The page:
As one of the great documentarians working today, Louis Theroux finally makes the leap and presents his very first feature to be released cinematically. Discernibly entitled My Scientology Movie, one of the film’s greatest misgivings is to follow Alex Gibney’s Going Clear, a comprehensive overview of the Church of Scientology, teaching us so much about religion right from its conception to the present day, that Theroux’s offering seems somewhat superfluous; not adding enough to the conversation.
Situated in America, Theroux makes several requests to gain access to members of the Church and is denied consistently, so in a bid to get their attention, he hires a troupe of actors and reenacts alleged events, with performers playing contentious leader David Miscavige and even Hollywood star Tom Cruise. The Church aren’t happy, so fight fire with fire, and start making a film about Theroux making his film. With former executive Marty Rathbun by his side, Louis vies tirelessly to get some answers from an organisation that do not like fielding questions.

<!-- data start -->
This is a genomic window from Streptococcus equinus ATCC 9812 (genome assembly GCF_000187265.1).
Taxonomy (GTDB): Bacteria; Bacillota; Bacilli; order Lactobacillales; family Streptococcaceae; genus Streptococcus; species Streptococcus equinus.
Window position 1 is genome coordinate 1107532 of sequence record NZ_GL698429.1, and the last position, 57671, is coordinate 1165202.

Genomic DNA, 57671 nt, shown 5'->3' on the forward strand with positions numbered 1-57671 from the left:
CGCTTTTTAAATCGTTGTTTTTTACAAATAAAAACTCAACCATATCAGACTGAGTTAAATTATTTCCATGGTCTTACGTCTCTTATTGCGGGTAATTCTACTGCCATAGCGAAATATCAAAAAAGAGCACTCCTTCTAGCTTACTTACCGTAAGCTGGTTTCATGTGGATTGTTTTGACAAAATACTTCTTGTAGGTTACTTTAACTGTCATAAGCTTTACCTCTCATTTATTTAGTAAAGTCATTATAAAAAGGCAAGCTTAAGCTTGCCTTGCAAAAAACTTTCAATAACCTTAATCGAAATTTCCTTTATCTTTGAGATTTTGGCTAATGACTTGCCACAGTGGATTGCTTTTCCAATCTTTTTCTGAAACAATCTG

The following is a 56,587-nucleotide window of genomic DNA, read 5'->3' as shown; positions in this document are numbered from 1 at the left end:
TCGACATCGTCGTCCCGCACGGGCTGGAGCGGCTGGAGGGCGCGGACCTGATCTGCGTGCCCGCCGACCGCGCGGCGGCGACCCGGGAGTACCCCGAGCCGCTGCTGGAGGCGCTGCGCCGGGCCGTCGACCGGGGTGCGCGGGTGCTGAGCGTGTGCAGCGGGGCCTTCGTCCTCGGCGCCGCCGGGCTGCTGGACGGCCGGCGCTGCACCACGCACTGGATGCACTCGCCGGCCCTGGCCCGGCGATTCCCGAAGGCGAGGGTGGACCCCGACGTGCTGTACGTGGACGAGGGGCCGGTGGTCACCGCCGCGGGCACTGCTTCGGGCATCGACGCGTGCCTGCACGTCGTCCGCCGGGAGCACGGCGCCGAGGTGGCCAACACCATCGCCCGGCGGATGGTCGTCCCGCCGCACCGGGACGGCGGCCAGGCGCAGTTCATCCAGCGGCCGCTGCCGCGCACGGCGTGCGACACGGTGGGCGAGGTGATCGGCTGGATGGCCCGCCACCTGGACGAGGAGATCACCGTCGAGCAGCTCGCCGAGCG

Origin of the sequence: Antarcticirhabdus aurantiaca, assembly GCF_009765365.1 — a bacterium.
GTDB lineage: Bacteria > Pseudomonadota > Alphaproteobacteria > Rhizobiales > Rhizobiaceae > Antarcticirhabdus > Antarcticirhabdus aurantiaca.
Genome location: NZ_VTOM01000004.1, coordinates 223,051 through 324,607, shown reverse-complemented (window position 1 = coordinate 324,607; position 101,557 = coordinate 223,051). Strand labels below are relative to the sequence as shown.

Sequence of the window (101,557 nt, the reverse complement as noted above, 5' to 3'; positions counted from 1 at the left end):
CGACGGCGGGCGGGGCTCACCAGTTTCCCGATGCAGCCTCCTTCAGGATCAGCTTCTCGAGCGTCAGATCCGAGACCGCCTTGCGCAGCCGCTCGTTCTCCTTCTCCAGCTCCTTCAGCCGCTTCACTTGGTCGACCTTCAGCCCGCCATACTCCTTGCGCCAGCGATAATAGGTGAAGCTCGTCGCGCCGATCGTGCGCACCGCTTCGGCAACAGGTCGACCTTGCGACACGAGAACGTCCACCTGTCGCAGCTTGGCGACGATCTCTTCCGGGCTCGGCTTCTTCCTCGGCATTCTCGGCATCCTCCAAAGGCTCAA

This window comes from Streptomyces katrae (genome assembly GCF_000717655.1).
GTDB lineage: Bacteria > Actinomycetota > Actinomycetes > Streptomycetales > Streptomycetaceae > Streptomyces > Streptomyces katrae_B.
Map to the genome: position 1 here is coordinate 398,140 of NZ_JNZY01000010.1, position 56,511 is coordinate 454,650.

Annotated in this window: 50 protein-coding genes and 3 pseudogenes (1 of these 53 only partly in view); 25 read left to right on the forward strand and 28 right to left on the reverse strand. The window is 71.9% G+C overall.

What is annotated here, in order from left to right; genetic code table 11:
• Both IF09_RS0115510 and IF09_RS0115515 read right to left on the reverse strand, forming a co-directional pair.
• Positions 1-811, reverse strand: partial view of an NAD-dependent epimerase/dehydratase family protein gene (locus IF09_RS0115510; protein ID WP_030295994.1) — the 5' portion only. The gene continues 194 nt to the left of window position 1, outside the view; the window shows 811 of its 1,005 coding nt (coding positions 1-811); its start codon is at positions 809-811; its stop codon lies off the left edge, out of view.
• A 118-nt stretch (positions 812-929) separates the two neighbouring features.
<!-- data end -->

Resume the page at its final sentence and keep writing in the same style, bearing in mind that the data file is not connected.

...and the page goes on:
Theroux has enlarged this picture to suit the silver screen with a minimum contrivance, feeling bigger, with a glorious cinematography enforcing this notion. But it’s the choice of subject matter which jars, for they give Theroux such limited access, if at all, that it just doesn’t make for very informative cinema. Though the Church’s reluctance and elusive nature needs to be seen, to turn the lack of actual journalism into the film’s selling point has been clever, but not quite satisfying enough. Theroux is an exemplary interviewer, his understated and unassuming demeanour manages to ensure he gathers information from people even they had never intended to let out, but in this instance he’s not given the access to work his magic.
What transpires is a film that is undoubtedly entertaining, but that’s really about it; not investigative, nor educational enough. On the telly that wouldn’t be a problem, this is more than acceptable evening time viewing in the comfort of your own home – but when released theatrically, meaning punters must travel, and pay (too much) for a ticket, expectations are raised accordingly, and regrettably they’re expectations not quite met.